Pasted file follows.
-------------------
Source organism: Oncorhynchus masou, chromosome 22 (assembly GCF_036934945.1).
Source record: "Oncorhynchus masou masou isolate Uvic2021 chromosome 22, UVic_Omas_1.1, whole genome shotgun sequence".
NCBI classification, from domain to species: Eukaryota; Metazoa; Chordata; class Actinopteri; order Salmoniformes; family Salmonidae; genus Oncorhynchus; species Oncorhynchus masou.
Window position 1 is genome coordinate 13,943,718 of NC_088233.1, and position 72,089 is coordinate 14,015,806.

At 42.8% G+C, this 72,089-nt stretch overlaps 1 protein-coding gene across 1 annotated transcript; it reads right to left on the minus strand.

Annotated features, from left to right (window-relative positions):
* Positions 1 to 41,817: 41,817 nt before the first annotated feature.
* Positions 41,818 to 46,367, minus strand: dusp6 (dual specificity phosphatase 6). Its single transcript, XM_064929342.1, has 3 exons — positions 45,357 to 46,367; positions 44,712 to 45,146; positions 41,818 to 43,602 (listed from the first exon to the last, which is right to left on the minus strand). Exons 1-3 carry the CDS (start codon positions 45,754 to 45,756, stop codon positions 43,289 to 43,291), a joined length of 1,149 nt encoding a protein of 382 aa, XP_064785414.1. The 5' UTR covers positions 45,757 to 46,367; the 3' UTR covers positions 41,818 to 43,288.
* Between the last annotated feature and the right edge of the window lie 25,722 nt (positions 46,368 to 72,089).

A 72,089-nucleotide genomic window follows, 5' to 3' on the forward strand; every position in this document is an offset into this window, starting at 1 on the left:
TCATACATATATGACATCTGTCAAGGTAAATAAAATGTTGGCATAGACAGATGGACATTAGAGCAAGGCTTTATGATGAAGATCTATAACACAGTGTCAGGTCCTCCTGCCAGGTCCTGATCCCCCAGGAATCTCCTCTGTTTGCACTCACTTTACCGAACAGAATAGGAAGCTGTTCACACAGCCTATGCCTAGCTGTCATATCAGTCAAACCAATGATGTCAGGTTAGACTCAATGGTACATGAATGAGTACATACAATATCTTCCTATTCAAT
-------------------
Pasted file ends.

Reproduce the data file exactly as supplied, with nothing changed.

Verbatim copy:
Source organism: Oncorhynchus masou, chromosome 22 (assembly GCF_036934945.1).
Source record: "Oncorhynchus masou masou isolate Uvic2021 chromosome 22, UVic_Omas_1.1, whole genome shotgun sequence".
NCBI classification, from domain to species: Eukaryota; Metazoa; Chordata; class Actinopteri; order Salmoniformes; family Salmonidae; genus Oncorhynchus; species Oncorhynchus masou.
Window position 1 is genome coordinate 13,943,718 of NC_088233.1, and position 72,089 is coordinate 14,015,806.

At 42.8% G+C, this 72,089-nt stretch overlaps 1 protein-coding gene across 1 annotated transcript; it reads right to left on the minus strand.

Annotated features, from left to right (window-relative positions):
* Positions 1 to 41,817: 41,817 nt before the first annotated feature.
* Positions 41,818 to 46,367, minus strand: dusp6 (dual specificity phosphatase 6). Its single transcript, XM_064929342.1, has 3 exons — positions 45,357 to 46,367; positions 44,712 to 45,146; positions 41,818 to 43,602 (listed from the first exon to the last, which is right to left on the minus strand). Exons 1-3 carry the CDS (start codon positions 45,754 to 45,756, stop codon positions 43,289 to 43,291), a joined length of 1,149 nt encoding a protein of 382 aa, XP_064785414.1. The 5' UTR covers positions 45,757 to 46,367; the 3' UTR covers positions 41,818 to 43,288.
* Between the last annotated feature and the right edge of the window lie 25,722 nt (positions 46,368 to 72,089).

A 72,089-nucleotide genomic window follows, 5' to 3' on the forward strand; every position in this document is an offset into this window, starting at 1 on the left:
TCATACATATATGACATCTGTCAAGGTAAATAAAATGTTGGCATAGACAGATGGACATTAGAGCAAGGCTTTATGATGAAGATCTATAACACAGTGTCAGGTCCTCCTGCCAGGTCCTGATCCCCCAGGAATCTCCTCTGTTTGCACTCACTTTACCGAACAGAATAGGAAGCTGTTCACACAGCCTATGCCTAGCTGTCATATCAGTCAAACCAATGATGTCAGGTTAGACTCAATGGTACATGAATGAGTACATACAATATCTTCCTATTCAAT